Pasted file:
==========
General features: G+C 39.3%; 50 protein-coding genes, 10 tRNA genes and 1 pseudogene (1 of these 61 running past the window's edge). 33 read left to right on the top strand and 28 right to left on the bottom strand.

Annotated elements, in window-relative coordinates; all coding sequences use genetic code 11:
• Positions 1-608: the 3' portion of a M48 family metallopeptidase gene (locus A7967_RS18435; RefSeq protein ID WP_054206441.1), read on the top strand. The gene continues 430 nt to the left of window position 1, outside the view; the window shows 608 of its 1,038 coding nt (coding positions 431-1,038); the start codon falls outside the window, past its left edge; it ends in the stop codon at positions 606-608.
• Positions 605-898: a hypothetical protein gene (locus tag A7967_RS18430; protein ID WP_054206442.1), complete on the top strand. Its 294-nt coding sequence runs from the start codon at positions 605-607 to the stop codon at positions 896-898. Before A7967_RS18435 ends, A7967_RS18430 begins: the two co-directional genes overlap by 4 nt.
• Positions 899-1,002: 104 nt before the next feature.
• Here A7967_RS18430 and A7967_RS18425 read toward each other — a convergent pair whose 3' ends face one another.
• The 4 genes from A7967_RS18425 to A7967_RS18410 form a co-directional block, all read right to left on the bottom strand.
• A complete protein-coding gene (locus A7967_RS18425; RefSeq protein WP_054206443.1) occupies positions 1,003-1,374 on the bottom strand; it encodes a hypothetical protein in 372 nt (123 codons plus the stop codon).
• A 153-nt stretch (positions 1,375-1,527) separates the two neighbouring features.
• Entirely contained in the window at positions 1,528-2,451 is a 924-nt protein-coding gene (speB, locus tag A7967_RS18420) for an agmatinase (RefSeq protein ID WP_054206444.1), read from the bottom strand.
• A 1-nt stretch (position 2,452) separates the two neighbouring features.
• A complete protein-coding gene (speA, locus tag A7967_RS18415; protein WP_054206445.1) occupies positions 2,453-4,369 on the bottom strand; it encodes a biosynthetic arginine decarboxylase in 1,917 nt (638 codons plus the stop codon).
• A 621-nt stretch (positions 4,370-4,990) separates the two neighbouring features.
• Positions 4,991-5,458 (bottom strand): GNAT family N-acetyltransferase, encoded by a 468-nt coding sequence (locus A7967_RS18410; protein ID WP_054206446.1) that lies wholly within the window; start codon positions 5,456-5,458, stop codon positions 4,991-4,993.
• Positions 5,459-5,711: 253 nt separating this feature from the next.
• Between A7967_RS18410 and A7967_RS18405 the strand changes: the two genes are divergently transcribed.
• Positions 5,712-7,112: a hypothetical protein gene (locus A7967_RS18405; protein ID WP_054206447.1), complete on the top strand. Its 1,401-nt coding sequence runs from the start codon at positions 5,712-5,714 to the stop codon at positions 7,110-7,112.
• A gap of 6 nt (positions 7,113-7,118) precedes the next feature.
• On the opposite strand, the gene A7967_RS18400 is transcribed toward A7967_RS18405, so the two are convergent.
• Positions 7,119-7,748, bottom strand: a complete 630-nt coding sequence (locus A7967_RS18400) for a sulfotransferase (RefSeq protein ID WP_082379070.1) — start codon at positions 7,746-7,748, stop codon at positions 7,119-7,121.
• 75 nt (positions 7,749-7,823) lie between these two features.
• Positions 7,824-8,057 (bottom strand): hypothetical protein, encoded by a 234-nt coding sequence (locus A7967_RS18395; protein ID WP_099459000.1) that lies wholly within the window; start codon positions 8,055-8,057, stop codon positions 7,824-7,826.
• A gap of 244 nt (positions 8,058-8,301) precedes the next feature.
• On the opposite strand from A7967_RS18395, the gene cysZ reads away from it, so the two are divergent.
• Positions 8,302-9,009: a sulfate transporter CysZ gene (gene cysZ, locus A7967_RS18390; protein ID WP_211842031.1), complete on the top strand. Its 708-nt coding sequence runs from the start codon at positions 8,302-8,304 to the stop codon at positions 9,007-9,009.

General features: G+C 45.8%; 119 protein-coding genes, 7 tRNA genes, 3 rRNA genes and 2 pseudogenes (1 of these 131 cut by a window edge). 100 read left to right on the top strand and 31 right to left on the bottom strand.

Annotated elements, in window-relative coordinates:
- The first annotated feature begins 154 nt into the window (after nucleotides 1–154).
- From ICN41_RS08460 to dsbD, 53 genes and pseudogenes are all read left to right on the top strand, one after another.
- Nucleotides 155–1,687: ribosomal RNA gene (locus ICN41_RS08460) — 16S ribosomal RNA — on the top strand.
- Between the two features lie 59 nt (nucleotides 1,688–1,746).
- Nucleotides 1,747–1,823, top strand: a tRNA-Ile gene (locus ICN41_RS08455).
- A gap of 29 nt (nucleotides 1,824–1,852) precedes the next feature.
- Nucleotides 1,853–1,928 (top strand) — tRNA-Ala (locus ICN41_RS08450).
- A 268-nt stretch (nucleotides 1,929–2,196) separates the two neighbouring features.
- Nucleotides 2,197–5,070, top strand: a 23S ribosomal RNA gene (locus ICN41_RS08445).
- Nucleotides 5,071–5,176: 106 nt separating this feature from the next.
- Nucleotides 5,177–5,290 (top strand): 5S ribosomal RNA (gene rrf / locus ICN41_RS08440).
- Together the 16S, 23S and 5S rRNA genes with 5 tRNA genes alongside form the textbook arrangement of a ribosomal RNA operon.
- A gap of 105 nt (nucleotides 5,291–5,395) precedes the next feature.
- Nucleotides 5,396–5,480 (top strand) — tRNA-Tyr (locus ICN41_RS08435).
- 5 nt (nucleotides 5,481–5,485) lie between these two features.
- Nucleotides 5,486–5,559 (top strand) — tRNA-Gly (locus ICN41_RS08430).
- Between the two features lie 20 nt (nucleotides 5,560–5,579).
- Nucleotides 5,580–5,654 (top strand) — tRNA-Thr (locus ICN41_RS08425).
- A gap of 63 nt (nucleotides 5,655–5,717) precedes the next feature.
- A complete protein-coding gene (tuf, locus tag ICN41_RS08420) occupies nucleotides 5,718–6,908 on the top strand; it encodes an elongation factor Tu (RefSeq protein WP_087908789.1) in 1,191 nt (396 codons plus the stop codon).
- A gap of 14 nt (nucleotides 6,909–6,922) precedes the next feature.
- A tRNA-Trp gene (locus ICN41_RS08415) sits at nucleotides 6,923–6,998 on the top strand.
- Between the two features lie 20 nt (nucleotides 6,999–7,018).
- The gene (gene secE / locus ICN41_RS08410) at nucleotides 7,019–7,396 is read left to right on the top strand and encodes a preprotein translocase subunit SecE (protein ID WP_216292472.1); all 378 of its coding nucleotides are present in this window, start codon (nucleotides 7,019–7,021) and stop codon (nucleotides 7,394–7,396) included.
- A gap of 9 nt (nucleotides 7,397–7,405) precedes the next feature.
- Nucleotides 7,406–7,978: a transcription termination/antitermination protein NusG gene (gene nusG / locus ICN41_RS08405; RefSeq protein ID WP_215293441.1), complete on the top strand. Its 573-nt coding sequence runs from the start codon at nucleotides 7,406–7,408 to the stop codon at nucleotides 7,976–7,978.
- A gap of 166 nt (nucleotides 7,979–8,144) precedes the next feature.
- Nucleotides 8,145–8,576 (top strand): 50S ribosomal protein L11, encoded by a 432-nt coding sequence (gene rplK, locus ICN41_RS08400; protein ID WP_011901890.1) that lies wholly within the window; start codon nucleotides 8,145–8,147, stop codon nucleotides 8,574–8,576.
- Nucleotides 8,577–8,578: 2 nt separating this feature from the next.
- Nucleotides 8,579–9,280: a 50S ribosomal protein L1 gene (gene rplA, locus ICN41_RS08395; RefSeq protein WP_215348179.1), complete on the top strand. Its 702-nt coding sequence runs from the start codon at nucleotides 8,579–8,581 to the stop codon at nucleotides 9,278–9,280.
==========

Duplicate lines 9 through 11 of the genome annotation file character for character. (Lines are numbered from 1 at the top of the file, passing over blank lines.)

• A 153-nt stretch (positions 1,375-1,527) separates the two neighbouring features.
• Entirely contained in the window at positions 1,528-2,451 is a 924-nt protein-coding gene (speB, locus tag A7967_RS18420) for an agmatinase (RefSeq protein ID WP_054206444.1), read from the bottom strand.
• A 1-nt stretch (position 2,452) separates the two neighbouring features.